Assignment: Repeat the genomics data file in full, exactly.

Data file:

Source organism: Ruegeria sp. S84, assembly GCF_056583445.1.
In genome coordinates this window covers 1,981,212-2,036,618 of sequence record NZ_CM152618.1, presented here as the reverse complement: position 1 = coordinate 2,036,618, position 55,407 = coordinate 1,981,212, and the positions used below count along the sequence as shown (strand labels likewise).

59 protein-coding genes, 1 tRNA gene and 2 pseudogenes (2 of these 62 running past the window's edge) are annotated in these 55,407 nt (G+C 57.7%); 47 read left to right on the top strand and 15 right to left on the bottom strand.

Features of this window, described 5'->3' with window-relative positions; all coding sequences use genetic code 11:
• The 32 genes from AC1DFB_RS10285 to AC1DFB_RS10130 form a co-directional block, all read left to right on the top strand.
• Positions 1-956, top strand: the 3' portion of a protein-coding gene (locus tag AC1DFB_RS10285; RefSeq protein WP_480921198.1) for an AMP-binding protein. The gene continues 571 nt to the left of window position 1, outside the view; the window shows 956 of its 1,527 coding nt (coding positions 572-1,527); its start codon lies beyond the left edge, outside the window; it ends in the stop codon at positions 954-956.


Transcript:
Source organism: Ruegeria sp. S84, assembly GCF_056583445.1.
In genome coordinates this window covers 1,981,212-2,036,618 of sequence record NZ_CM152618.1, presented here as the reverse complement: position 1 = coordinate 2,036,618, position 55,407 = coordinate 1,981,212, and the positions used below count along the sequence as shown (strand labels likewise).

59 protein-coding genes, 1 tRNA gene and 2 pseudogenes (2 of these 62 running past the window's edge) are annotated in these 55,407 nt (G+C 57.7%); 47 read left to right on the top strand and 15 right to left on the bottom strand.

Features of this window, described 5'->3' with window-relative positions; all coding sequences use genetic code 11:
• The 32 genes from AC1DFB_RS10285 to AC1DFB_RS10130 form a co-directional block, all read left to right on the top strand.
• Positions 1-956, top strand: the 3' portion of a protein-coding gene (locus tag AC1DFB_RS10285; RefSeq protein WP_480921198.1) for an AMP-binding protein. The gene continues 571 nt to the left of window position 1, outside the view; the window shows 956 of its 1,527 coding nt (coding positions 572-1,527); its start codon lies beyond the left edge, outside the window; it ends in the stop codon at positions 954-956.